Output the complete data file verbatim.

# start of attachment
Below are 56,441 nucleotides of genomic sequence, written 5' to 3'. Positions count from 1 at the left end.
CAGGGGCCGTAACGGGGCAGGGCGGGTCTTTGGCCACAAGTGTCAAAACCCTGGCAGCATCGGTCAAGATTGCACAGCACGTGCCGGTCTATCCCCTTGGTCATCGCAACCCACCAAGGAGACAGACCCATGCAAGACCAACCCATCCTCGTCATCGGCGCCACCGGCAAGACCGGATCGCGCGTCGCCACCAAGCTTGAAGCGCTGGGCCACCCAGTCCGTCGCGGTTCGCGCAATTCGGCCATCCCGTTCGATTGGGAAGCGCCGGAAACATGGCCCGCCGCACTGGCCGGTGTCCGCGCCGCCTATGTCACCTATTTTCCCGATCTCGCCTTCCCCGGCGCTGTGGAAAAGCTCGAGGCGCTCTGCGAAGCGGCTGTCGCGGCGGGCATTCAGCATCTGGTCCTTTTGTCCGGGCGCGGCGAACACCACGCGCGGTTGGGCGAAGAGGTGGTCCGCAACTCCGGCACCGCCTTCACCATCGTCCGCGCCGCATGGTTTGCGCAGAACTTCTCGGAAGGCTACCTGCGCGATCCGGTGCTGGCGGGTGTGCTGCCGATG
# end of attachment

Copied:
Below are 56,441 nucleotides of genomic sequence, written 5' to 3'. Positions count from 1 at the left end.
CAGGGGCCGTAACGGGGCAGGGCGGGTCTTTGGCCACAAGTGTCAAAACCCTGGCAGCATCGGTCAAGATTGCACAGCACGTGCCGGTCTATCCCCTTGGTCATCGCAACCCACCAAGGAGACAGACCCATGCAAGACCAACCCATCCTCGTCATCGGCGCCACCGGCAAGACCGGATCGCGCGTCGCCACCAAGCTTGAAGCGCTGGGCCACCCAGTCCGTCGCGGTTCGCGCAATTCGGCCATCCCGTTCGATTGGGAAGCGCCGGAAACATGGCCCGCCGCACTGGCCGGTGTCCGCGCCGCCTATGTCACCTATTTTCCCGATCTCGCCTTCCCCGGCGCTGTGGAAAAGCTCGAGGCGCTCTGCGAAGCGGCTGTCGCGGCGGGCATTCAGCATCTGGTCCTTTTGTCCGGGCGCGGCGAACACCACGCGCGGTTGGGCGAAGAGGTGGTCCGCAACTCCGGCACCGCCTTCACCATCGTCCGCGCCGCATGGTTTGCGCAGAACTTCTCGGAAGGCTACCTGCGCGATCCGGTGCTGGCGGGTGTGCTGCCGATG